Candidate Mitt: Rocky who?

Published March 23, 2007 1:31 am
Romney seems to distance self
This is an archived article that was published on sltrib.com in 2007, and information in the article may be outdated. It is provided only for personal research purposes and may not be reprinted.

WASHINGTON - In 2003, Mitt Romney went to bat for Rocky Anderson.

Romney, then Massachusetts governor and the former head of the 2002 Winter Olympics in Salt Lake City, cut an ad for Anderson heralding him as a "strong leader and a great mayor."

"He's innovative, he's gutsy and he's a team builder," Romney says in the ad that Anderson used to help get re-elected to a second term as Salt Lake City's mayor. "In my view, Salt Lake City is a better place because of Rocky."

Romney, a Republican presiden- tial contender, may have cooled a bit since then - especially now that Anderson is making a name for himself nationwide as an anti-war luminary and has called for the impeachment of President Bush and Vice President Dick Cheney for war crimes.

"I would fully expect Mitt Romney to distance himself from me, especially now that he's changing his position on so many issues," Anderson said Thursday.

Romney didn't disappoint.

In an interview Thursday with The Associated Press, Romney sought to minimize his relationship with Anderson. "I do not endorse or support his views on President Bush or almost any other issue, particularly that's unrelated to being a mayor," he said.

Romney's campaign said Anderson and Romney worked together well when Romney headed the Olympics.

"Mayor Anderson was a fan of Gov. Romney's executive experience and ability, and the governor appreciated his support in making the Olympic Games a success," said Romney press secretary Kevin Madden. "His opinions and beliefs [on Bush and the Iraq war] are his own and not shared by the governor."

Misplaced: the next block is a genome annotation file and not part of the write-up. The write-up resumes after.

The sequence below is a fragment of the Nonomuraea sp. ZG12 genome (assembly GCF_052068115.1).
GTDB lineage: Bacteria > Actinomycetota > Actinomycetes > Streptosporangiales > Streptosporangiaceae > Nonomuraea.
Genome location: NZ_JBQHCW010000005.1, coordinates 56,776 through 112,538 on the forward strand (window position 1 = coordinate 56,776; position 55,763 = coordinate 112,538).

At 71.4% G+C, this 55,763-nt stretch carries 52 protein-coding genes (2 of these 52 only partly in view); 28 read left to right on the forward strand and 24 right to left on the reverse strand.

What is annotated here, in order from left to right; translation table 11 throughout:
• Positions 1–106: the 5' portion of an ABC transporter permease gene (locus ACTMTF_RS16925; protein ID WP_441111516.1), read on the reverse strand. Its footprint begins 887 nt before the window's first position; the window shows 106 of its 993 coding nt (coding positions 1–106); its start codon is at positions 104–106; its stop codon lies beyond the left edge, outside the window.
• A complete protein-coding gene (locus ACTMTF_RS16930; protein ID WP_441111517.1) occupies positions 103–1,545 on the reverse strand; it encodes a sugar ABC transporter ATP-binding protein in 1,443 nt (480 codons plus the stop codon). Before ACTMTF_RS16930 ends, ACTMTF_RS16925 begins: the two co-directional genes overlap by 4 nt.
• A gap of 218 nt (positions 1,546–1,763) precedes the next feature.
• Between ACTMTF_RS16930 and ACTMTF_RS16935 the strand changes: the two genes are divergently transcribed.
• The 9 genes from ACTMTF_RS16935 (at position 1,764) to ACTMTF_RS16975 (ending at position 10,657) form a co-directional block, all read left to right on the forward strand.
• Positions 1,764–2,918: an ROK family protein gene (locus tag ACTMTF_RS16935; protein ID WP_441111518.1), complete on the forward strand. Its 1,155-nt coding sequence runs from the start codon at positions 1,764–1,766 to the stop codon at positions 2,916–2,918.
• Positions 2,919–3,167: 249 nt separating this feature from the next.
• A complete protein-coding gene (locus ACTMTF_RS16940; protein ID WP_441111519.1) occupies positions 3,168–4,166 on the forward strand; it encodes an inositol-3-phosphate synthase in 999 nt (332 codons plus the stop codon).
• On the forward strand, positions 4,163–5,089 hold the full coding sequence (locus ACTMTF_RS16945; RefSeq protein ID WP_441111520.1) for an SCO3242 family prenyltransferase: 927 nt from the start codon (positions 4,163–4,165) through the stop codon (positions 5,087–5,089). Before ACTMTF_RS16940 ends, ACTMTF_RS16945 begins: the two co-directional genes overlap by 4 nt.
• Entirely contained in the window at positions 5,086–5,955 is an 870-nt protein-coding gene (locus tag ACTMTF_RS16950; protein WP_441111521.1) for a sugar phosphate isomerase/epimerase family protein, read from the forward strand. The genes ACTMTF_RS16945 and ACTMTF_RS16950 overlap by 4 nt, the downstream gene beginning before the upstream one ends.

Last week in Washington, Anderson said Bush should be impeached for leading the way in commission of "the most heinous human rights abuses."

Romney, on the other hand, has praised Bush for his leadership as he campaigns in early primary states. Bush may not be popular nationwide, but with conservative Republicans who will decide their party's nominee, the president is still a respected leader.

Anderson used Romney in his campaign materials for his re-election bid in 2003, a payback for when Romney used Anderson in his campaign materials when the former Olympic chief was running for governor.

Anderson praised Romney recently, saying in a story in The Nation that leaders he respects included Romney.

"Regardless of our political differences, I consider Mitt and Ann Romney to be great friends," the mayor said. "I have the world of respect for the job Mitt did on the Olympics and found him to be a really superb person. Our friendship will always transcend politics."



* DEREK P. JENSEN contributed to this report.

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